r Editor’s Note: Tabitha’s Way is one of the RAKM entities in Serve Daily’s South Utah County’s readership area. RAKM – Random Acts of Kindness Moments – illustrate the fact that it doesn’t take a lot of time to make a difference in someone’s life.
SPANISH FORK – Seven percent of the people who get food from Tabitha’s Way are homeless. The other 93 percent are working folks beset by some unforeseen circumstance such as back surgery, a broken transmission or another calamity.
Utah County has about 537,000 residents, and 78,000 of them live at or below federal poverty levels, says Tabitha’s Way founder Wendy Osborne. That includes one out of five Utah County children. In addition, the average apartment rent in Spanish Fork has increased nearly 25 percent in the last six months, according to real estate statistics.
Illness, accidents and the state’s $7.25/hour minimum wage – with salaries that often don’t include health insurance or other benefits – are among reasons so many Utah County residents are “food insecure,” Osborne said, a term she says denotes the anxiety people feel when they don’t know where their next meal is coming from.
“We have ample food; we have the resources, but we have a distribution problem. We need to get the food to the people that need it.” Osborne says in a video posted to the home page of TabithasWay.com. Nearly 60% of the people we are serving have a disability or have a major illness that they are dealing with, and that is why our new building in Spanish Fork will be ADA compliant to help meet the needs of persons who are facing these significant challenges. “It’s neighbors helping neighbors.”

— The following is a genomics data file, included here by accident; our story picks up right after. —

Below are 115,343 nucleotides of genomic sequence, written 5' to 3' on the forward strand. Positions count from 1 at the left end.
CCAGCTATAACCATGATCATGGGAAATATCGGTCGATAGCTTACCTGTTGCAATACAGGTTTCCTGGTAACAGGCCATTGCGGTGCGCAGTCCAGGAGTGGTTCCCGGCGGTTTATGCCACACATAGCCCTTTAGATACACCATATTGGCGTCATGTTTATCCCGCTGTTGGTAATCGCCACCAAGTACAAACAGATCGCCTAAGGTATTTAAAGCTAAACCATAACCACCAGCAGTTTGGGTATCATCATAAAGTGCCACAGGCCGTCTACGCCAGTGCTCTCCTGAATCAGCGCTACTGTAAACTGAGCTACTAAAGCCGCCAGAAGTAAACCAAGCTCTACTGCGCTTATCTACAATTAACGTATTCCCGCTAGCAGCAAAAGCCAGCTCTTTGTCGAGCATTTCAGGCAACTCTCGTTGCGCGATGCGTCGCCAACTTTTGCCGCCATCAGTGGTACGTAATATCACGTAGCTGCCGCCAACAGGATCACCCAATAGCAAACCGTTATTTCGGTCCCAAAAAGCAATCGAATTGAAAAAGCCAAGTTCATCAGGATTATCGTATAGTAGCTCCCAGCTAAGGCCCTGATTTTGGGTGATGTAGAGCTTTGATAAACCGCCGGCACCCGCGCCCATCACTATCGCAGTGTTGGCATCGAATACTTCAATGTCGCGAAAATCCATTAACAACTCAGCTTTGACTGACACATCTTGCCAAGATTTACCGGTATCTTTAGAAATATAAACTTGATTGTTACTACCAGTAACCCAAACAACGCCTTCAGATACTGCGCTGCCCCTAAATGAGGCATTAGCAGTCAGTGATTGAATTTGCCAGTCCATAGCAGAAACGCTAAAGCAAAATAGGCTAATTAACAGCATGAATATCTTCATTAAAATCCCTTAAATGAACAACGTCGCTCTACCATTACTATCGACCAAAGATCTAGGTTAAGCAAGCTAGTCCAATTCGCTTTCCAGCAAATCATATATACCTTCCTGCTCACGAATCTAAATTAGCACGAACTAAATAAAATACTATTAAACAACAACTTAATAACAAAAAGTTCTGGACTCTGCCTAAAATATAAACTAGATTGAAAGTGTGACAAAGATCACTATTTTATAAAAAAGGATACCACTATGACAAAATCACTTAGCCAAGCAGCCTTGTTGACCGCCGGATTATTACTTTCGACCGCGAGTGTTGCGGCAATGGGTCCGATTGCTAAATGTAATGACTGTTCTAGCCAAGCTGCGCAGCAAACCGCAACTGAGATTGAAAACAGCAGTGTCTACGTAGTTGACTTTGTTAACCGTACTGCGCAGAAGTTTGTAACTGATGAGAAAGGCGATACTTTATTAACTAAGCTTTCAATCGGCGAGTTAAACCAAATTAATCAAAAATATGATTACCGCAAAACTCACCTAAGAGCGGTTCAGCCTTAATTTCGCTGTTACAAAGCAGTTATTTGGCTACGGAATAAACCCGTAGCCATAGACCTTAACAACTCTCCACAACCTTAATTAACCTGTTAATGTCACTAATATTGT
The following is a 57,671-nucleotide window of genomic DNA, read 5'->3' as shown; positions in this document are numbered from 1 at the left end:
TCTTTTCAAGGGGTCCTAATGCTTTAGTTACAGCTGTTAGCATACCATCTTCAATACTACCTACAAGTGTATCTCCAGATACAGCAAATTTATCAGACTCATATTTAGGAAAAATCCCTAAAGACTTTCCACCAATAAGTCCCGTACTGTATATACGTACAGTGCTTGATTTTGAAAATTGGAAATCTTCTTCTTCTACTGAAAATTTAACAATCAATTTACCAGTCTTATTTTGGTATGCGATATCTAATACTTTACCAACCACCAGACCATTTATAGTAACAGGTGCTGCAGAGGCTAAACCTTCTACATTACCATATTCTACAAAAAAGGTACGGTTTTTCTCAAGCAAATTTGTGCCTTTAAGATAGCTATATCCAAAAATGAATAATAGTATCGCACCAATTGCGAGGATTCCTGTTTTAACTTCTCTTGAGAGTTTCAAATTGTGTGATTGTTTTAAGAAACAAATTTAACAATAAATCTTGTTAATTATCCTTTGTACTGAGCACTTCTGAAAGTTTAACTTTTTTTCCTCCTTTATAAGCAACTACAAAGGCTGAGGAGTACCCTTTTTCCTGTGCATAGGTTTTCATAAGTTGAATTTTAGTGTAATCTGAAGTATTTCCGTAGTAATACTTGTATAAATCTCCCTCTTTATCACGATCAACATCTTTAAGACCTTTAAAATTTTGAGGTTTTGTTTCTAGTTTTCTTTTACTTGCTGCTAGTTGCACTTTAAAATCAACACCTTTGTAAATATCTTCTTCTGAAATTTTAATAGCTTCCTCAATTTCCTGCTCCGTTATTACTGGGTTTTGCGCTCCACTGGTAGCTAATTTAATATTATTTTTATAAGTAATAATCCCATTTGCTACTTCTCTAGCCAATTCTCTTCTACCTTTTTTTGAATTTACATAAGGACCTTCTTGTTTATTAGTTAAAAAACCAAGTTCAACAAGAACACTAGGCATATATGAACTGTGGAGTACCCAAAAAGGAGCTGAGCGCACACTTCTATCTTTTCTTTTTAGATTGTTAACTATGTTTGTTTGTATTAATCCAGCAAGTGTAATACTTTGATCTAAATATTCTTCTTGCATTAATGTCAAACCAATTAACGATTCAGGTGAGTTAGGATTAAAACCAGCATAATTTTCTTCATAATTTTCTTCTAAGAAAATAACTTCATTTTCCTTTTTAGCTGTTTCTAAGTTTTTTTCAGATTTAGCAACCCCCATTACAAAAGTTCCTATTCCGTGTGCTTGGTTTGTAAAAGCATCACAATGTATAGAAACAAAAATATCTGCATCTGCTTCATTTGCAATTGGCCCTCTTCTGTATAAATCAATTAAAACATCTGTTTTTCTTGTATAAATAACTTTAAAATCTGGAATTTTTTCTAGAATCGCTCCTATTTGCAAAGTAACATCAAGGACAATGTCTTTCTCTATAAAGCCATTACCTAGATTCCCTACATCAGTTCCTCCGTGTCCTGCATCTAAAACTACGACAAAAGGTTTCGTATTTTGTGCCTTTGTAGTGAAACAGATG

Tabitha’s Way is one of the RAKM entities in Serve Daily’s South Utah County’s readership area. RAKM – Random Acts of Kindness Moments – illustrate the fact that it doesn’t take a lot of time to make a difference in someone’s life.
Volunteers can help in a variety of ways at Tabitha’s Way. Neighbors can give in a variety of ways. Financial is just one avenue of support.
Some area residents buy something for Tabitha’s Way when they do their own grocery shopping; they host neighborhood (and school) food drives and food scavenger hunts; they volunteer their time and/or they donate so people can find what they need when they go “shopping” at Tabitha’s Way.
It’s called “client choice.” People stop in at 140 N. Main in Spanish Fork – a second store is now open in American Fork, northern Utah County – and give some demographic information along with showing a picture ID to a client intake representative.
“The process to get help is fairly simple,” Pantry Manager Melissa Prins told Serve Daily. “We don’t turn anyone in need away. We just gather demographic information to apply for grants; we keep your information private.”
Tabitha’s Way has 25 categories of food on its shelves, with placards showing how many of each category can be selected per family size. There are canned goods, frozen meat, deli items, dairy items and produce. Shoppers twice a month can get a cart and fill it with what they want from what’s available.
The most-needed items, according to Inventory Manager Mark Driggs, are cereal, canned meat, peanut butter, canned or dried pinto/black/and the like beans, and chili.